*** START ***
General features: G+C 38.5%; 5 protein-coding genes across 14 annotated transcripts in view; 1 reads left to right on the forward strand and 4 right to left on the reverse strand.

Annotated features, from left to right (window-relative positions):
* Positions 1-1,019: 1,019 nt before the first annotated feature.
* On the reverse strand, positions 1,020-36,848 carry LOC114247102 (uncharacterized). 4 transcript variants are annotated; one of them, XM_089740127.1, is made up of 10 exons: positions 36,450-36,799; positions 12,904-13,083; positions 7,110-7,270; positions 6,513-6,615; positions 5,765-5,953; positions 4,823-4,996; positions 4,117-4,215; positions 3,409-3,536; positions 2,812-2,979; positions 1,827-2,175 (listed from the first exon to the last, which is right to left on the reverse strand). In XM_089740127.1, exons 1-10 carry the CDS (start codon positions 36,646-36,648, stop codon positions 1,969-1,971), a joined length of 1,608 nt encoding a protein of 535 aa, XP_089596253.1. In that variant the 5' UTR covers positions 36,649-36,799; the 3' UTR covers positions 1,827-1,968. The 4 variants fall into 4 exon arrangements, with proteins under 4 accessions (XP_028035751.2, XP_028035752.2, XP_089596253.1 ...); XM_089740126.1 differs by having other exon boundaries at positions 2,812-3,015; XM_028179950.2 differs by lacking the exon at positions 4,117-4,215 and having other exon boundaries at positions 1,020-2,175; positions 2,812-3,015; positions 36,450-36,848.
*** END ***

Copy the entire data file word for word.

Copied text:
General features: G+C 38.5%; 5 protein-coding genes across 14 annotated transcripts in view; 1 reads left to right on the forward strand and 4 right to left on the reverse strand.

Annotated features, from left to right (window-relative positions):
* Positions 1-1,019: 1,019 nt before the first annotated feature.
* On the reverse strand, positions 1,020-36,848 carry LOC114247102 (uncharacterized). 4 transcript variants are annotated; one of them, XM_089740127.1, is made up of 10 exons: positions 36,450-36,799; positions 12,904-13,083; positions 7,110-7,270; positions 6,513-6,615; positions 5,765-5,953; positions 4,823-4,996; positions 4,117-4,215; positions 3,409-3,536; positions 2,812-2,979; positions 1,827-2,175 (listed from the first exon to the last, which is right to left on the reverse strand). In XM_089740127.1, exons 1-10 carry the CDS (start codon positions 36,646-36,648, stop codon positions 1,969-1,971), a joined length of 1,608 nt encoding a protein of 535 aa, XP_089596253.1. In that variant the 5' UTR covers positions 36,649-36,799; the 3' UTR covers positions 1,827-1,968. The 4 variants fall into 4 exon arrangements, with proteins under 4 accessions (XP_028035751.2, XP_028035752.2, XP_089596253.1 ...); XM_089740126.1 differs by having other exon boundaries at positions 2,812-3,015; XM_028179950.2 differs by lacking the exon at positions 4,117-4,215 and having other exon boundaries at positions 1,020-2,175; positions 2,812-3,015; positions 36,450-36,848.